Can Watching a Movie About Happiness Make Us Happier?

The renowned observational learning theorist, Albert Bandura, observed that most of what we learn in life comes from what we observe and that this information is encoded within us for future use. Thus, it makes perfect sense that watching a movie about happiness would help us learn more about happiness and actions we might take to become happy, as we observe the positive role models in a given film.

In Positive Psychology at the Movies, we give particular attention to this topic through the lens of character strengths. Research tells us that tapping into and using our strengths is strongly connected to happiness. Thus, we discuss more than 1,000 movies that portray each of 24 universally valued character strengths and how viewers might practically build up a given strength through movies. If we then set goals and act in ways consistent with our strengths (self-concordance), this is likely to lead us to greater well-being.

This is a topic that needs further research, but the preliminary science on the topic seems to point in a positive direction that movies can improve individuals’ level of well-being. Educators know this and have been using movies for years in the classroom to the enthusiasm of their students, while therapists have been reporting multiple benefits of the use of movies with clients to build rapport, generate insights, provide examples for overcoming problems, and for building hope.

The link between happiness and movies becomes even more obvious when we view happiness as a transient state or emotion, such as the state of joy or the state of excitement or contentment. We can all think of movies that have left us feeling joyous, proud to be a human being, or elevated in spirit. Many people will cite examples such as It’s a Wonderful Life, Zorba the Greek, and Life Is Beautiful, or more recent films such as The Artist, Win Win, and The King’s Speech.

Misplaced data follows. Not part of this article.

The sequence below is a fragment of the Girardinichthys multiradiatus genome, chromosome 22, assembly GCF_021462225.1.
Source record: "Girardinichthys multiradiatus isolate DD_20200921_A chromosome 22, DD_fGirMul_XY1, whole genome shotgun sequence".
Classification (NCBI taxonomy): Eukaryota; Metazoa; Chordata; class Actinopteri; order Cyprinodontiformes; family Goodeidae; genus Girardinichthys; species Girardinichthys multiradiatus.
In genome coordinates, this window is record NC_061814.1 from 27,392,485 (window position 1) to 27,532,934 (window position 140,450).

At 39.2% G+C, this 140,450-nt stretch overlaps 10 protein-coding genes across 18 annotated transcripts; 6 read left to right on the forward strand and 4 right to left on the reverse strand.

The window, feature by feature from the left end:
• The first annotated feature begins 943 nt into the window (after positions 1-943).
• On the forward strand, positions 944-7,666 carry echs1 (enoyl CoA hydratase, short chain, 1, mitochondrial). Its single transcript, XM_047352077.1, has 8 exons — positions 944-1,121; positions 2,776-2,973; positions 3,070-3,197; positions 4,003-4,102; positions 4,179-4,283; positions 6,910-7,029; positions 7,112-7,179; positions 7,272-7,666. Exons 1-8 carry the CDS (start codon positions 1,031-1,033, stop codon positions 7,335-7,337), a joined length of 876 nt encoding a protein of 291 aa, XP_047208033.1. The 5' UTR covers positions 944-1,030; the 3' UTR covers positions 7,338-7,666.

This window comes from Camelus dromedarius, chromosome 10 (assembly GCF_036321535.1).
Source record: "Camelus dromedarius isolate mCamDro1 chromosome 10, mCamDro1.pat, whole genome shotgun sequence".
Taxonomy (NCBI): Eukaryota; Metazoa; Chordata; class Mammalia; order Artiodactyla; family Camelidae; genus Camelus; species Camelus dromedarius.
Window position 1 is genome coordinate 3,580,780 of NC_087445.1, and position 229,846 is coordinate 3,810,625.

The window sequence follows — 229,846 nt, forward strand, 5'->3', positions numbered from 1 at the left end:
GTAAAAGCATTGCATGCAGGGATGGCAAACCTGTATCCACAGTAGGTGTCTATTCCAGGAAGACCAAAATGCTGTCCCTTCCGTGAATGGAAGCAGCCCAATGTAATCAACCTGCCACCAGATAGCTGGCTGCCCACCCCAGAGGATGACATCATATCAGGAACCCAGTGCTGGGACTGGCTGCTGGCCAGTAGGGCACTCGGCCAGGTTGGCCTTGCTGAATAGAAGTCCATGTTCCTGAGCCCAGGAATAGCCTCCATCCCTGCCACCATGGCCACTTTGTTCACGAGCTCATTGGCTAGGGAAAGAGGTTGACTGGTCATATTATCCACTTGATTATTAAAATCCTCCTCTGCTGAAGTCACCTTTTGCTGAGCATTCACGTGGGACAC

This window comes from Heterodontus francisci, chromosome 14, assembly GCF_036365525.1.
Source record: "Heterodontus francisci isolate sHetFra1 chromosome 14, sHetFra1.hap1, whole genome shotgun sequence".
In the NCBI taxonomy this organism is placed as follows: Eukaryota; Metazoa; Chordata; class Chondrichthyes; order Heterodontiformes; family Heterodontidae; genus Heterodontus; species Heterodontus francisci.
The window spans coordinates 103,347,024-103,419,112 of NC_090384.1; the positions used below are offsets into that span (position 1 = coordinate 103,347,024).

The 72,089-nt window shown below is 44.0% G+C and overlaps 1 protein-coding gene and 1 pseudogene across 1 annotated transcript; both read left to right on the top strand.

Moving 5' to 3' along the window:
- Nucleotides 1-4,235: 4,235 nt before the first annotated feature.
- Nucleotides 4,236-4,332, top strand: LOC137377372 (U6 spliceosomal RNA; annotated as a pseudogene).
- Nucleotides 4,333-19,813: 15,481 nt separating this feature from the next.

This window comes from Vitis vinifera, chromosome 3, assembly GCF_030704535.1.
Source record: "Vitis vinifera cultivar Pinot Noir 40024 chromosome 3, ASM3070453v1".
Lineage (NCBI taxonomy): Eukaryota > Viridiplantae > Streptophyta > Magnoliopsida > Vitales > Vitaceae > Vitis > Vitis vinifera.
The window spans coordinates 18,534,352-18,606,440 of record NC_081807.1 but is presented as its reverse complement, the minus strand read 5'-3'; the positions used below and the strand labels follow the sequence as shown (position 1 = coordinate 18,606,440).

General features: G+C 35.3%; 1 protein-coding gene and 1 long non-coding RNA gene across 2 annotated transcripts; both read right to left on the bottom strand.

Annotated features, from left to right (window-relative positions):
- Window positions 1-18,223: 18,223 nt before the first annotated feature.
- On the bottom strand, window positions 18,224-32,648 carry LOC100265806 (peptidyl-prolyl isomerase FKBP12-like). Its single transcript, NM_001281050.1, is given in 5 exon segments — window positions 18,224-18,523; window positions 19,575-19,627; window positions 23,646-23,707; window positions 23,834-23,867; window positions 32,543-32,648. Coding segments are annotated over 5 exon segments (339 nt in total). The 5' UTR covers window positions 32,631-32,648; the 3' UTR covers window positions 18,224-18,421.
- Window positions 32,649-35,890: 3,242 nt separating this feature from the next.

But, being a state, our happy mood passes. The idea is to expand and widen these moments of happiness. Along these lines, science guides us to reminisce about the positive (in this case, the positive aspects of the movie), to savor and relish in the positive state, and to share the positive feelings with others. When you see a movie that leads you to feel happy, what do you do with that positive emotion? Do you mindlessly leave the theater while the credits are rolling looking to be the first person in the parking lot? Do you turn to your mobile device while walking out of the theater, curious about who might have e-mailed or sent you a text message during the film?

Or do you take time to reflect on the work of art you just witnessed? Do you discuss the film with others? Do you examine the strengths and behaviors the characters in the film exhibited and how they might serve as models for you? Do you consider the ways in which the characters impacted you and what subsequent changes you might make?

Taking the time to be mindful of these questions might help you expand your happiness.

Ryan Niemiec is a psychologist and the education director of the VIA Institute on Character.

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